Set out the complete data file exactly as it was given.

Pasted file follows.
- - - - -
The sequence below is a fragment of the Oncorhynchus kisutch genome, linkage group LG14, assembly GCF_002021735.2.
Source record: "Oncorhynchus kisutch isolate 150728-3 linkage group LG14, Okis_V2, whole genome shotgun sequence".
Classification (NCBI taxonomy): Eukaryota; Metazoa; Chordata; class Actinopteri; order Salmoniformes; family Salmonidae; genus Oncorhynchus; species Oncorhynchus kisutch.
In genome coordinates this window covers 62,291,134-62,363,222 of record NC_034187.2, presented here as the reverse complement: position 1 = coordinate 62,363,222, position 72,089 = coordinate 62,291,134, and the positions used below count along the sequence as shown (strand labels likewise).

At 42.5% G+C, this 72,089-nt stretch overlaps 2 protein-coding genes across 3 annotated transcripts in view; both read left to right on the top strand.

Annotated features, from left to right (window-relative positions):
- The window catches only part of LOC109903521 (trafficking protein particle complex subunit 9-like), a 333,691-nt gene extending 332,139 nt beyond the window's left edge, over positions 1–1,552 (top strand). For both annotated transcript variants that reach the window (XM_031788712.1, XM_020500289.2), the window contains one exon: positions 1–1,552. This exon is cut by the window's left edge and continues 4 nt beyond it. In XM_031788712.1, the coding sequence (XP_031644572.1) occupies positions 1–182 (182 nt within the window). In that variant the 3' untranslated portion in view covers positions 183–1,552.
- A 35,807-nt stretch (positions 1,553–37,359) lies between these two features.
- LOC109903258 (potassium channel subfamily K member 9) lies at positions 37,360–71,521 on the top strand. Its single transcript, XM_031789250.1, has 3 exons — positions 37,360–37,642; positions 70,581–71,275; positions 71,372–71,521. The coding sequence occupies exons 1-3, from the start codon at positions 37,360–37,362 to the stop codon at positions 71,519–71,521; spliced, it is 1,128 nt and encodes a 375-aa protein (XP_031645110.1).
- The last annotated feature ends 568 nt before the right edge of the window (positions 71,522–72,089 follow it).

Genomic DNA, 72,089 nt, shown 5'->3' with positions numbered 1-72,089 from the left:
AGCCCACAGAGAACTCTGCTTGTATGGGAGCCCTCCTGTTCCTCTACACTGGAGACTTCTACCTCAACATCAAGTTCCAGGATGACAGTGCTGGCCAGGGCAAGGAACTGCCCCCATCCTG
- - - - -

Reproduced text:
The sequence below is a fragment of the Oncorhynchus kisutch genome, linkage group LG14, assembly GCF_002021735.2.
Source record: "Oncorhynchus kisutch isolate 150728-3 linkage group LG14, Okis_V2, whole genome shotgun sequence".
Classification (NCBI taxonomy): Eukaryota; Metazoa; Chordata; class Actinopteri; order Salmoniformes; family Salmonidae; genus Oncorhynchus; species Oncorhynchus kisutch.
In genome coordinates this window covers 62,291,134-62,363,222 of record NC_034187.2, presented here as the reverse complement: position 1 = coordinate 62,363,222, position 72,089 = coordinate 62,291,134, and the positions used below count along the sequence as shown (strand labels likewise).

At 42.5% G+C, this 72,089-nt stretch overlaps 2 protein-coding genes across 3 annotated transcripts in view; both read left to right on the top strand.

Annotated features, from left to right (window-relative positions):
- The window catches only part of LOC109903521 (trafficking protein particle complex subunit 9-like), a 333,691-nt gene extending 332,139 nt beyond the window's left edge, over positions 1–1,552 (top strand). For both annotated transcript variants that reach the window (XM_031788712.1, XM_020500289.2), the window contains one exon: positions 1–1,552. This exon is cut by the window's left edge and continues 4 nt beyond it. In XM_031788712.1, the coding sequence (XP_031644572.1) occupies positions 1–182 (182 nt within the window). In that variant the 3' untranslated portion in view covers positions 183–1,552.
- A 35,807-nt stretch (positions 1,553–37,359) lies between these two features.
- LOC109903258 (potassium channel subfamily K member 9) lies at positions 37,360–71,521 on the top strand. Its single transcript, XM_031789250.1, has 3 exons — positions 37,360–37,642; positions 70,581–71,275; positions 71,372–71,521. The coding sequence occupies exons 1-3, from the start codon at positions 37,360–37,362 to the stop codon at positions 71,519–71,521; spliced, it is 1,128 nt and encodes a 375-aa protein (XP_031645110.1).
- The last annotated feature ends 568 nt before the right edge of the window (positions 71,522–72,089 follow it).

Genomic DNA, 72,089 nt, shown 5'->3' with positions numbered 1-72,089 from the left:
AGCCCACAGAGAACTCTGCTTGTATGGGAGCCCTCCTGTTCCTCTACACTGGAGACTTCTACCTCAACATCAAGTTCCAGGATGACAGTGCTGGCCAGGGCAAGGAACTGCCCCCATCCTG